The United States is \"deeply concerned\" at what Secretary of State John Kerry called Wednesday \"the deteriorating situation\" in protest-hit Venezuela. At least 41 people have been killed in three months of demonstrations against the leftist government of President Nicolas Maduro, with protesters railing against dire economic conditions and what they say is worsening insecurity. \"The serious and worsening economic and social challenges in Venezuela can only be resolved with the input of those people,\" Kerry told a conference on the Americas in Washington, saying demonstrators had \"legitimate grievances.\" \"We believe the future of Venezuela is for the people of Venezuela to decide,\" Kerry said.
By Steve Holland VILONIA, Arkansas (Reuters) - President Barack Obama on Wednesday toured the devastation wreaked by tornadoes that slashed through parts of Arkansas, along with a senator whose re-election is key to Democrats' hanging on to control of the U.S. Senate. Some Democratic senators in tough races this November have distanced themselves from Obama, but Senator Mark Pryor, whose state has tilted Republican in recent years, welcomed Obama to Arkansas and stood by his side as he spoke about the tragedy. Obama's Marine One helicopter provided the president with an aerial view of the destruction caused by a powerful EF-4 tornado, with winds of at least 180 miles an hour, and other deadly twisters that ripped central Arkansas last week, killing 15 people and injuring more than 150.
The Obama administration moved Wednesday to cut trade benefits to Russia under its GSP program, a move the White House termed \"appropriate\" given Moscow's interference in Ukraine. In a letter to Congress, President Barack Obama said he intends to withdraw Russia's privileges under the Generalized System of Preferences (GSP) program, which aims to provide developing countries with preferential trade tariffs. Russia is \"sufficiently advanced in economic development\" to no longer merit inclusion, Obama explained in the letter.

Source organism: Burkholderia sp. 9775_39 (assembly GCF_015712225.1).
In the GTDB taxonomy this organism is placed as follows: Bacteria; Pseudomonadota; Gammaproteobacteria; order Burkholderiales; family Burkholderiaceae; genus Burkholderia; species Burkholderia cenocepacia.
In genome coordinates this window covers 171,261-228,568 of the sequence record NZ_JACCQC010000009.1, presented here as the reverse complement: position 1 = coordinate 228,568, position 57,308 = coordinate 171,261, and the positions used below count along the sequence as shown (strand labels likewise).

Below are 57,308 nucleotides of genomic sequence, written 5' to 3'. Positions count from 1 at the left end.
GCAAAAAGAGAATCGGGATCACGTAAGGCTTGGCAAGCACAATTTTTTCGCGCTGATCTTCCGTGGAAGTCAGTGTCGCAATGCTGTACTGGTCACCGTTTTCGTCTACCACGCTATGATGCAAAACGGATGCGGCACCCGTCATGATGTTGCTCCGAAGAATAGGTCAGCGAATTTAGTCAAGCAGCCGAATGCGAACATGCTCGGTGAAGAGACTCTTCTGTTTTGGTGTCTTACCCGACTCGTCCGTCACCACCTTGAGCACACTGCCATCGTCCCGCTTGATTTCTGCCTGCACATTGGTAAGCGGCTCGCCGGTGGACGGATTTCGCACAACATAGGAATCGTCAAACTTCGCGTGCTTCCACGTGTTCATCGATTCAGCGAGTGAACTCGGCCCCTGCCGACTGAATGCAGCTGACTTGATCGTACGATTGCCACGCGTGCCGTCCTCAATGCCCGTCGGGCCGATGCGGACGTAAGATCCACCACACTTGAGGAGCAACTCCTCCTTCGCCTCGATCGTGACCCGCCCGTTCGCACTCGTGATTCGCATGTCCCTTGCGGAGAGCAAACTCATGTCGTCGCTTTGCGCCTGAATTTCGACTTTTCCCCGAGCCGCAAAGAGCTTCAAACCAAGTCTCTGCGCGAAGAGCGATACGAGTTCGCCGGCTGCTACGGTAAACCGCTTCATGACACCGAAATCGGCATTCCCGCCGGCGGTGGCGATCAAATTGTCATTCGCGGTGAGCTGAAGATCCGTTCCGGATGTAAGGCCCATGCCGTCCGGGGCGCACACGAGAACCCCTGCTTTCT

Washington on Wednesday demanded the release of one of China's most celebrated human rights lawyers and other activists detained during a round-up ahead of the sensitive 25th anniversary of the 1989 Tiananmen Square crackdown. The US is "deeply concerned" over the reports of Tuesday's arrest of Pu Zhiqiang, said State Department spokeswoman Jen Psaki. He and other activists were said to have been detained after taking part in a meeting to mark the June 4 anniversary "of the violent suppression of demonstrations in and around Beijing's Tiananmen Square," Psaki told reporters. "We call on Chinese authorities to release these individuals immediately, remove restrictions on their freedom of movement and guarantee them the protections and the freedoms to which they are entitled under China's international human rights commitment," she added.